Here's one more reason to get your kids out of contact sports: A new study from the University of Oregon has found that the brain continues to show damage from concussions up to two months later.
In the study, high school athletes – most of them football players – who had suffered a concussion were assessed by researchers within 72 hours and then again one week, two weeks, a month and two months later. Each of the 20 students were matched with a non-concussed control subject of the same age, sex, body size and sport.
"After two months following the concussions, these individuals were still significantly impaired in their executive function, compared to the age-matched, activity-matched and gender-matched control populations," said co-author Louis Osternig, who is a professor emeritus of human physiology and a fellow of the American College of Sports Medicine.
Tests showed that athletes who had suffered concussions were less able to focus and switch tasks amid distractions. And though the differences in the executive function of the brains of the test groups might seem small, it could nevertheless have very large consequences.
"The difference we detected may be a matter of milliseconds between a concussed person and a control subject, but as far as brain time goes that difference for a linebacker returning to competition too soon could mean the difference between another injury or successfully preparing to safely tackle an oncoming running back," said lead author David Howell, a graduate student in the University of Oregon department of human physiology.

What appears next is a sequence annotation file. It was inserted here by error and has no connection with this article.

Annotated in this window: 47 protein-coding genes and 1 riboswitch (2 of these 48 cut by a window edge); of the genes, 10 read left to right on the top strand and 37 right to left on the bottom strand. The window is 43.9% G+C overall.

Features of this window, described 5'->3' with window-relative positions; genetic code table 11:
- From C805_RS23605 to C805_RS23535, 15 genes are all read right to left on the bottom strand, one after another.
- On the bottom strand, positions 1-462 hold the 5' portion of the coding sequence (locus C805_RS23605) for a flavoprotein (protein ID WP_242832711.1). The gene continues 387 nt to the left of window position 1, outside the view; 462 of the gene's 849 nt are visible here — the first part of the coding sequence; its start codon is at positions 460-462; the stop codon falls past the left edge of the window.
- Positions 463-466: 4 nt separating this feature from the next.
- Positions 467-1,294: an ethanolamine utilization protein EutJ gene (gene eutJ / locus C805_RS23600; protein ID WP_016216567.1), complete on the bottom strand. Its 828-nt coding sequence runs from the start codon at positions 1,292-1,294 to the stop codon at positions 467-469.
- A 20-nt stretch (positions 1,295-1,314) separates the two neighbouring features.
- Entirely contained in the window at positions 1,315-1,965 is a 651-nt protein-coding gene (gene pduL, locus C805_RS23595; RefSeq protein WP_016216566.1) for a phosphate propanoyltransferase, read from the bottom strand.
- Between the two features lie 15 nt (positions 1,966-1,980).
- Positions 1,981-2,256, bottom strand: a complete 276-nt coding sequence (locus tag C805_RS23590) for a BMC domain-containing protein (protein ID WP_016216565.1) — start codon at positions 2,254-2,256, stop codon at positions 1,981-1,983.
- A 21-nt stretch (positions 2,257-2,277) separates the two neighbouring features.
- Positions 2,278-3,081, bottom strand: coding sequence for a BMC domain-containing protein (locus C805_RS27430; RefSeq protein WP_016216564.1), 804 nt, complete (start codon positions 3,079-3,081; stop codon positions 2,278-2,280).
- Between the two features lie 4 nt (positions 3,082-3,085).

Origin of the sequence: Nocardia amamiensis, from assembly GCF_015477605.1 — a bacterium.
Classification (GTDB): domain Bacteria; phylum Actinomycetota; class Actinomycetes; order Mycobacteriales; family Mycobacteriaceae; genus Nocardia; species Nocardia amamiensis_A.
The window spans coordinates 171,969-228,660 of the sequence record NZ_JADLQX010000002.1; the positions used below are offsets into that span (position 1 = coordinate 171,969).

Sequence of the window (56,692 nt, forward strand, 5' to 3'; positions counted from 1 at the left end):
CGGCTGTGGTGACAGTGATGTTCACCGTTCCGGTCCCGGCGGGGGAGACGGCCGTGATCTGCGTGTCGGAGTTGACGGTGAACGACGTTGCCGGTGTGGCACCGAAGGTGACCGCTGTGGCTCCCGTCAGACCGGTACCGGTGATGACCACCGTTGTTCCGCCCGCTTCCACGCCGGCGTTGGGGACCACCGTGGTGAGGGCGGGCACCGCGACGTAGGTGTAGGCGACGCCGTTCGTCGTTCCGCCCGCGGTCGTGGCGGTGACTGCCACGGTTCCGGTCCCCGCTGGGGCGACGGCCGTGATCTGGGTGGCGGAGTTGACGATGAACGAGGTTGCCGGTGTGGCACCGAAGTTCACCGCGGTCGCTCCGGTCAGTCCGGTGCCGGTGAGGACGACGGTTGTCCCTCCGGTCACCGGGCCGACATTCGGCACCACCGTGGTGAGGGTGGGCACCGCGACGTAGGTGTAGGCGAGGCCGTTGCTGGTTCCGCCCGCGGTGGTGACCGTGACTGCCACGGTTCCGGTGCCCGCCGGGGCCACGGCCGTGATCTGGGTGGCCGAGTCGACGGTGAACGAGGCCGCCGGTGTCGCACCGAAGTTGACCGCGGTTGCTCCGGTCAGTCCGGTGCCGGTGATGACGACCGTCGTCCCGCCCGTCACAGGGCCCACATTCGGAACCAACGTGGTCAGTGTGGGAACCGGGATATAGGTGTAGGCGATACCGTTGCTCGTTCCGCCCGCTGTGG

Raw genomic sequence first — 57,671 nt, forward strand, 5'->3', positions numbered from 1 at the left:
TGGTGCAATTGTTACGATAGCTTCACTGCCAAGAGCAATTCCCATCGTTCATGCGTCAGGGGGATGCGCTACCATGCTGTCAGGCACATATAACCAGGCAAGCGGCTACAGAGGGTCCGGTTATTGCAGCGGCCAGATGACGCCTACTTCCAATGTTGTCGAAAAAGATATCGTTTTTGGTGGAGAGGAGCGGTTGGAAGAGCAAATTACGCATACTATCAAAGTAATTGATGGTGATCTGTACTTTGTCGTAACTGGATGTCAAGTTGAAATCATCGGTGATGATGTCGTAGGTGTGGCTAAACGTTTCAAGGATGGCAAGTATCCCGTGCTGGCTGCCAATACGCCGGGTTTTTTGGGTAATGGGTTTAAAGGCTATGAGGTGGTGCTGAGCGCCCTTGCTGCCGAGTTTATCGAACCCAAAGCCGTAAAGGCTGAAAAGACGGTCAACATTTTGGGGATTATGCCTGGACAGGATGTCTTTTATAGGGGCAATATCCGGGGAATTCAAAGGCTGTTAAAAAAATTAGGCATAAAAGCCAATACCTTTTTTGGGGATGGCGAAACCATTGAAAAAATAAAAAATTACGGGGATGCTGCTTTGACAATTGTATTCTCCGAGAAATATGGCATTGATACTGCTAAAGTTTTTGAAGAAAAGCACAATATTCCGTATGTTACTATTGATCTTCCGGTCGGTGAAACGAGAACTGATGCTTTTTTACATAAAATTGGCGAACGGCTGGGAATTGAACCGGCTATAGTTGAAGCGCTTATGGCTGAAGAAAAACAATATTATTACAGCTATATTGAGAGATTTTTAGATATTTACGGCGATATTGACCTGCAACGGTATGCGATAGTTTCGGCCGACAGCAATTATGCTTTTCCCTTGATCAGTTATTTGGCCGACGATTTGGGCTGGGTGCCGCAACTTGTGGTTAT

The researchers' findings were published in the journal Medicine & Science in Sports & Exercise and suggest that some athletes may need longer to recover from a concussion than the mere seven to 10 day period that conventional wisdom currently says most people will need.
Athletes in many sports, not just contact ones, will suffer concussions. Whatever sport they play, anyone who is concussed needs to be incredibly cautious about their recovery and their return to play, especially considering the risks of re-injury.
"If a person goes back to the playing field without a full recovery, that person is put into great danger of being re-injured," said Li-Shan Chou, professor of human physiology and director of the University of Oregon Motion Analysis Laboratory. "In any given season, if you suffer a concussion, the chances of your suffering a second one is three to six times higher and suffering a third is eight times higher. There are accumulations int his kind of injury. It doesn't go away easily."